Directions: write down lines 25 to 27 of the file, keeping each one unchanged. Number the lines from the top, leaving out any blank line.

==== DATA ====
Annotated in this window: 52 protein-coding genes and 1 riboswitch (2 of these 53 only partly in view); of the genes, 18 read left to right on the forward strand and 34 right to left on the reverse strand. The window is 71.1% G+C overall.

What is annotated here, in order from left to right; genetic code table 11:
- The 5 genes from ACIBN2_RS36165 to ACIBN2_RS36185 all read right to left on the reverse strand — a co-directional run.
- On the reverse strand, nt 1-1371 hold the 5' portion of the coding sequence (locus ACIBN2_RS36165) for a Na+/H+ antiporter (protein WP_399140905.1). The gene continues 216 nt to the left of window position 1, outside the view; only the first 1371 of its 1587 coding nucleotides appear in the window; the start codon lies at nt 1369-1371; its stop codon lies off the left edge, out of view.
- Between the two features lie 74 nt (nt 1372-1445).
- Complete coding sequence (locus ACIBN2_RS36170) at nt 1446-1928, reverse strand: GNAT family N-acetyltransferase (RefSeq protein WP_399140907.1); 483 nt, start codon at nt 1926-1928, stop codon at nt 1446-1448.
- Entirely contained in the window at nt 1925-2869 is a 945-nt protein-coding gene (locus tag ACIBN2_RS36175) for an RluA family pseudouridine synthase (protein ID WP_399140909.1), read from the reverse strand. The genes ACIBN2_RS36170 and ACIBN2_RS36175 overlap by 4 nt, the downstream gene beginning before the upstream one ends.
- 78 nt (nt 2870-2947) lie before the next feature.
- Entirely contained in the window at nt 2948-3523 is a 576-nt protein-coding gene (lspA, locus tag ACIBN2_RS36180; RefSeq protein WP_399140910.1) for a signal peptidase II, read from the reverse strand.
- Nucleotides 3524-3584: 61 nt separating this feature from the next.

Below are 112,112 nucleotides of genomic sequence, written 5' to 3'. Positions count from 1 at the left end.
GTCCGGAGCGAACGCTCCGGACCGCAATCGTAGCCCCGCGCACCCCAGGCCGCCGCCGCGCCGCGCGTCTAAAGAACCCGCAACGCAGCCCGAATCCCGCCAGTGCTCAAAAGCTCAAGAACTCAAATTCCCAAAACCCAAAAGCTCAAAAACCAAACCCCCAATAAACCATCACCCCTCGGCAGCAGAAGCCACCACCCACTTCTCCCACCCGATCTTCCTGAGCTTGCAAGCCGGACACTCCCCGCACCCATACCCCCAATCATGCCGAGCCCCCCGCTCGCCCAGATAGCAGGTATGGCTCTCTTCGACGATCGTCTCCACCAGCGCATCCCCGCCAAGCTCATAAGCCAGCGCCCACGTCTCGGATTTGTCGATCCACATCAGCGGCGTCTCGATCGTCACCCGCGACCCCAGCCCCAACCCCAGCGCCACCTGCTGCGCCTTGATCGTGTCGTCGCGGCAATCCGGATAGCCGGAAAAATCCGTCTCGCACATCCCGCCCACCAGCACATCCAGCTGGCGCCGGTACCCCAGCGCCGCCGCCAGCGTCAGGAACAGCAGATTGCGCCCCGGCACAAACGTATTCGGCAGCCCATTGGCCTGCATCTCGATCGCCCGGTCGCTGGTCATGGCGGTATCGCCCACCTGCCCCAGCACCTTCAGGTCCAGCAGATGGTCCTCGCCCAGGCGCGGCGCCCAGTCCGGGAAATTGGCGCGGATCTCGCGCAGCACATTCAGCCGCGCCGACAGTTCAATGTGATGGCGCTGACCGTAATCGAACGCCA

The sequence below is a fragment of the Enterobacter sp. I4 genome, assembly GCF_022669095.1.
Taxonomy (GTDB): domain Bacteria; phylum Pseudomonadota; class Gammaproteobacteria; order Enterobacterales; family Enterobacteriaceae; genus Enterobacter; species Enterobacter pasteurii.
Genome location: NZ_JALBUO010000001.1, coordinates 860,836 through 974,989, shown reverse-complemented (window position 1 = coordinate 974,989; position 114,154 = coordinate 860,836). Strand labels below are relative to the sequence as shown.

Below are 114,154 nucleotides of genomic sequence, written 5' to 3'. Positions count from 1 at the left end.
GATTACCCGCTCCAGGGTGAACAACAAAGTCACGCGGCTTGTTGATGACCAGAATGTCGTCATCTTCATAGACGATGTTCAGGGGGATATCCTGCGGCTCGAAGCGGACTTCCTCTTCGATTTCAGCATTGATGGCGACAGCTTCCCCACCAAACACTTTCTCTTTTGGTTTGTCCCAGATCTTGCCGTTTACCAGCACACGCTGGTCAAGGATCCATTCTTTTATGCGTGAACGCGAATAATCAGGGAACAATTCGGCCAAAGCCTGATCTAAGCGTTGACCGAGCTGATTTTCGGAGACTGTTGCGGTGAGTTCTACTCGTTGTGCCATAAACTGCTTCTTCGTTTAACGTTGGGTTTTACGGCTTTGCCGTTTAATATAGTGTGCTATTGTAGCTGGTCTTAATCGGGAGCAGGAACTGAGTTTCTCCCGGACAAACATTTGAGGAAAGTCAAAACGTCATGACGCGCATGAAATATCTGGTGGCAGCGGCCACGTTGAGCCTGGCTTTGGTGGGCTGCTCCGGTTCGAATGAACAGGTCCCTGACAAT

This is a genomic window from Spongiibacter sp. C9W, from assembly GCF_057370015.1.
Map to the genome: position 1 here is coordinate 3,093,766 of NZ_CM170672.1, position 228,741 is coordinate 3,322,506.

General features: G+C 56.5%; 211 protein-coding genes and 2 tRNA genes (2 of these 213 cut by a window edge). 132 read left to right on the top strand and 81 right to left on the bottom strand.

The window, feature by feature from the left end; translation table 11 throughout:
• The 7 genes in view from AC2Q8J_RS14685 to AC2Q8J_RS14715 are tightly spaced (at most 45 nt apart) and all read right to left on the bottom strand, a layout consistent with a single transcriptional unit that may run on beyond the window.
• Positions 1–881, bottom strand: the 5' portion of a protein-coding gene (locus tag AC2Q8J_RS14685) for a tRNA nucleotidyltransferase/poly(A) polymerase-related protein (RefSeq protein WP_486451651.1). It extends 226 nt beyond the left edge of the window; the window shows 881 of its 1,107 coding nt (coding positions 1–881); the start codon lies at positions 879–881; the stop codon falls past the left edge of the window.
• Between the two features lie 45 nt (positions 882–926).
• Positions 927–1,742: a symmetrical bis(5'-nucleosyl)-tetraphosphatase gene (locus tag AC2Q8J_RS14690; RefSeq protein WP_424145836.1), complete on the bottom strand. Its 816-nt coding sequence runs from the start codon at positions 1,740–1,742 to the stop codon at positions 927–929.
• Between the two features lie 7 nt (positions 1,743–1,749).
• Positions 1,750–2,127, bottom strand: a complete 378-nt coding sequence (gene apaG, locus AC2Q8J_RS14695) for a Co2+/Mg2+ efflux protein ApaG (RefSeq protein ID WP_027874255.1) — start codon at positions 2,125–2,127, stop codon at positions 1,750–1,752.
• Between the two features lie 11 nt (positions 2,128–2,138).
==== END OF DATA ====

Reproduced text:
• Positions 927–1,742: a symmetrical bis(5'-nucleosyl)-tetraphosphatase gene (locus tag AC2Q8J_RS14690; RefSeq protein WP_424145836.1), complete on the bottom strand. Its 816-nt coding sequence runs from the start codon at positions 1,740–1,742 to the stop codon at positions 927–929.
• Between the two features lie 7 nt (positions 1,743–1,749).
• Positions 1,750–2,127, bottom strand: a complete 378-nt coding sequence (gene apaG, locus AC2Q8J_RS14695) for a Co2+/Mg2+ efflux protein ApaG (RefSeq protein ID WP_027874255.1) — start codon at positions 2,125–2,127, stop codon at positions 1,750–1,752.